- 1203 Creekford Circle [HAR]
First things first: A sign off Hwy. 6 welcoming you to Imperial Sugar Land is so far the only part of the 716-acre master-planned community that’s under construction, touts a press release from the end of March. Up next? Starting this summer, adds the press release, something like the spout-centered roundabout shown here and a 254-unit apartment complex will begin going up around the minor-league Skeeters’ Constellation Field in the so-called Ball Park District. Plans show that that district will be flanked by a mix of uses:
Just over the water from First Colony’s Lake Pointe development, you’ll find this waterfront property with 110-ft. of frontage on Oyster Creek. It faces the Greater Houston Rowing Club‘s Oyster Creek boathouse; behind the home is a cul-de-sac, connecting to Sugar Lakes, an eighties-era neighborhood of mostly brick homes with a tree canopy on its winding streets — plus a neighborhood pool, playground, playing fields, and sports courts. This 1990 home was posted as a new listing earlier this month, for $545,000.
The symmetry of this home’s front elevation extends right down to the his-and-hers garages off the motor court. It’s a stylized chateau in the Enclave at the Waters of Avalon development. But the interior of the 10-year-old property, newly listed last weekend, is all contemporary:
Good morning, Sugar Land! As of today, the once-5,400-acre state prison in your midst is no longer. Down for the last decade to a 326-acre core of former Imperial Sugar-owned land near Hwy. 6 and Rte. 90A, the 112-year-old Central Unit shipped out its last prisoners earlier this month; the property was handed over to the state’s General Land Office yesterday. Sugar Land officials are interested in buying the property, but the decision to sell will be up to the 3-member School Land Board, which runs the investments of state’s Permanent University Fund.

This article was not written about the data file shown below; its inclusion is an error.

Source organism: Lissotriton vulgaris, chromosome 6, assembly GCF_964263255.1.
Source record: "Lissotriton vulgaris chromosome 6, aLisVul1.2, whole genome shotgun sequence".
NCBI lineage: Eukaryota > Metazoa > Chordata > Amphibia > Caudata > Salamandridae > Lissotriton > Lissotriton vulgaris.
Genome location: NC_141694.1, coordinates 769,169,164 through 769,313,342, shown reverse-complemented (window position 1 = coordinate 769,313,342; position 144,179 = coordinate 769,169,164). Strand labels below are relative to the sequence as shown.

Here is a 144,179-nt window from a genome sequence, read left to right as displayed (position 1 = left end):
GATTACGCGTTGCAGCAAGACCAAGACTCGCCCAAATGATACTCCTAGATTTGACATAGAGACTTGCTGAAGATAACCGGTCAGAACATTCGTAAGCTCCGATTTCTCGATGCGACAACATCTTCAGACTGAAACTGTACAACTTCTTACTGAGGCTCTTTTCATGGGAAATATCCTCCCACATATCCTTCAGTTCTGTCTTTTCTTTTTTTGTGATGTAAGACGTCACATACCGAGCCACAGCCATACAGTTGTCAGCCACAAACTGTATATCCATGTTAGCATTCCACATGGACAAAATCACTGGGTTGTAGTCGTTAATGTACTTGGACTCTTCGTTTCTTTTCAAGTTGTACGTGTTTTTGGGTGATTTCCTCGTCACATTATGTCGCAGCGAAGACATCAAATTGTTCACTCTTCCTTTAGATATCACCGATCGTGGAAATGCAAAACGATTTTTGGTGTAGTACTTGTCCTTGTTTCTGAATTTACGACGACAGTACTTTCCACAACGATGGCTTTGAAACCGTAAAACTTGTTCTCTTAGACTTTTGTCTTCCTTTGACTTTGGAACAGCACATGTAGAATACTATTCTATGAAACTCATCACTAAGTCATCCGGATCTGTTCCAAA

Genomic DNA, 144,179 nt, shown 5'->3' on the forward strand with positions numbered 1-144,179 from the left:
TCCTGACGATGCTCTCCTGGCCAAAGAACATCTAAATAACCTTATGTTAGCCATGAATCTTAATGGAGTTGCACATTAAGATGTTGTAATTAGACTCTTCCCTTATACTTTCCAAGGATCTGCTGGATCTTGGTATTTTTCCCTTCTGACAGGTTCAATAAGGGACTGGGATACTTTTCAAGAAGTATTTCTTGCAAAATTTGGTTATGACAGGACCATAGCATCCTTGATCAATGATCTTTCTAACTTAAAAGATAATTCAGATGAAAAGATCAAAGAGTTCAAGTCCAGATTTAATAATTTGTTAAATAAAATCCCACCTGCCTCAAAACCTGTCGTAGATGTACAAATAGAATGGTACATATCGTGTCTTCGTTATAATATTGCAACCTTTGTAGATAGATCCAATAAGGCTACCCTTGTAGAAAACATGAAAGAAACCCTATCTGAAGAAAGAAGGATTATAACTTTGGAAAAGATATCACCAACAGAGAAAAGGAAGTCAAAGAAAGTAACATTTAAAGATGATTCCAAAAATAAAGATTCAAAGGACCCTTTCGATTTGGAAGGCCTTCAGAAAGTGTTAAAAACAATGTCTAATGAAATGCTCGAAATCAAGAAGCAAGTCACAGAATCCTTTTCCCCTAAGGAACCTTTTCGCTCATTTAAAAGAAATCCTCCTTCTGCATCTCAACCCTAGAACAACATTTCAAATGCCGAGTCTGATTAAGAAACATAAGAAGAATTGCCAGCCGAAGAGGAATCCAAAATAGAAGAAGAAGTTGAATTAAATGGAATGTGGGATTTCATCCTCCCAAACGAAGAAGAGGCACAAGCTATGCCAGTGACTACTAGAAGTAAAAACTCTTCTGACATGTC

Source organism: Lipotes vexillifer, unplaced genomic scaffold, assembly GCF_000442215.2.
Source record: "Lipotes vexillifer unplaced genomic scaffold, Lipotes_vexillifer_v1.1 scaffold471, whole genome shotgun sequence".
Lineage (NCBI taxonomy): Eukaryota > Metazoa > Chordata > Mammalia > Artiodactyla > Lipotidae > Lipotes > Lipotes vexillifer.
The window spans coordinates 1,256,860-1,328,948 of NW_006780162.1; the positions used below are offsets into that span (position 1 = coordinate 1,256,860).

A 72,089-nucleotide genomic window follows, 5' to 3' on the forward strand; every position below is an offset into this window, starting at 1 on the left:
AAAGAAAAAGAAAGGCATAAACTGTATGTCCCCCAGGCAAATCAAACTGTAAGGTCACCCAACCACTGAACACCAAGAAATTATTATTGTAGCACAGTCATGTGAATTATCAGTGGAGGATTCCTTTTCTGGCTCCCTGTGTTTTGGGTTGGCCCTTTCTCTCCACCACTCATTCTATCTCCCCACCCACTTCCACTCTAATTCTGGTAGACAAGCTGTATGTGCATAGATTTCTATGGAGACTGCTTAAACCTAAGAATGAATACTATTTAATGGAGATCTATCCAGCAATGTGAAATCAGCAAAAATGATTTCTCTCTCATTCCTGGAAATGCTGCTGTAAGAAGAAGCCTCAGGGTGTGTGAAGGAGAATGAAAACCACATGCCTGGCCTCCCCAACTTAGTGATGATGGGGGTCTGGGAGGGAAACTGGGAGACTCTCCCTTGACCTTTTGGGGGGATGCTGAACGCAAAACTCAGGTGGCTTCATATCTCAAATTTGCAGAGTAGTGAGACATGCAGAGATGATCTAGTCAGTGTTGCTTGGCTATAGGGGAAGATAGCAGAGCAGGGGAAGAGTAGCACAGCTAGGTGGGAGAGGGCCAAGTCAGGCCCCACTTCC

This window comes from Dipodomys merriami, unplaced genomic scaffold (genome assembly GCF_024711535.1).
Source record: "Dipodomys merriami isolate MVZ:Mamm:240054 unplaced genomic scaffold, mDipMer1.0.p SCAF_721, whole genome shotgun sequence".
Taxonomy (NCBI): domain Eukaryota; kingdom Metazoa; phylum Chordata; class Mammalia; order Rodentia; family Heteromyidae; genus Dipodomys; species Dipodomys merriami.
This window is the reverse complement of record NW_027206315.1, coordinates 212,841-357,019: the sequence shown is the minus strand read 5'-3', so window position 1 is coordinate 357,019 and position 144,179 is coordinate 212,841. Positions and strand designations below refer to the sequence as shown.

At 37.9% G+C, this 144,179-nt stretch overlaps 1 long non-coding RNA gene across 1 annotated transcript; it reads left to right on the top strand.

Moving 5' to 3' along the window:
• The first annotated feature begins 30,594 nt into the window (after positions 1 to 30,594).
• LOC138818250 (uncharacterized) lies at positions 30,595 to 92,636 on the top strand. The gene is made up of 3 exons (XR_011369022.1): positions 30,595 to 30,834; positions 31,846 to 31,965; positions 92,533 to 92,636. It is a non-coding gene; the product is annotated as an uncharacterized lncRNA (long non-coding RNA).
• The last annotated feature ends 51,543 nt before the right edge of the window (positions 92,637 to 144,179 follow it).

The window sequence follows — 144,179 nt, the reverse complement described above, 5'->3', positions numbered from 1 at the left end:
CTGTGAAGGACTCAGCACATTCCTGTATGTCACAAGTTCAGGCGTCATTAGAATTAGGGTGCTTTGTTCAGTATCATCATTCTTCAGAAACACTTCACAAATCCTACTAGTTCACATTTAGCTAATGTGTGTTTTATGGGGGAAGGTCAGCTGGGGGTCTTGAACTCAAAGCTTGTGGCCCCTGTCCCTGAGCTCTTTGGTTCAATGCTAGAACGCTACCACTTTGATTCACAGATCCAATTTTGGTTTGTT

Photo: Justin Dehn/Texas Tribune
A reader sends us this latest photo (at bottom, with close-up) of the ongoing smashing and crushing action at the former home of Astrodome builder H.A. Lott on Sugar Creek Blvd. in Sugar Land. The low-slung, Frank Lloyd Wright-ish house designed for Lott in 1975 by Houston architect Karl Kamrath was put on the market last year after a renovation.
Courtesy of a Swamplot reader who spied the wreckage, we now have photo confirmation that the recently renovated former home of Astrodome builder H.A. Lott, designed by Frank Lloyd Wright devotee Karl Kamrath in 1975, is currently being smashed to pieces. That’s the steel frame of the north end of the house being mangled above. And we have a video, too! Not of the demolition — but of the sleek-looking home itself last year, when it was on the market for just over a million bucks. Treacly but ultimately ineffective soundtrack included:
Yes, it looks like demo equipment has already arrived in the driveway of the MacKie and Kamrath house in Sugar Creek featured a little less than a year ago on Swamplot. The home was originally built in 1975 for Astrodome builder H.A. Lott, in the Houston architects’ famed signature Frank-Lloyd-Wright-without-the-cape style. The photo above was sent in by a reader, who passes on a rumor from neighbors — that the 4,426-sq.-ft. home’s new owners plan on tearing down the structure and putting up a 2-story something in its place. After an extensive renovation, the the 4-bedroom on a 36,041-sq.-ft. waterfront lot was listed for north of $1 million last August. It sold in April for around $800K. A few pics of what now appears to be headed for the landfill: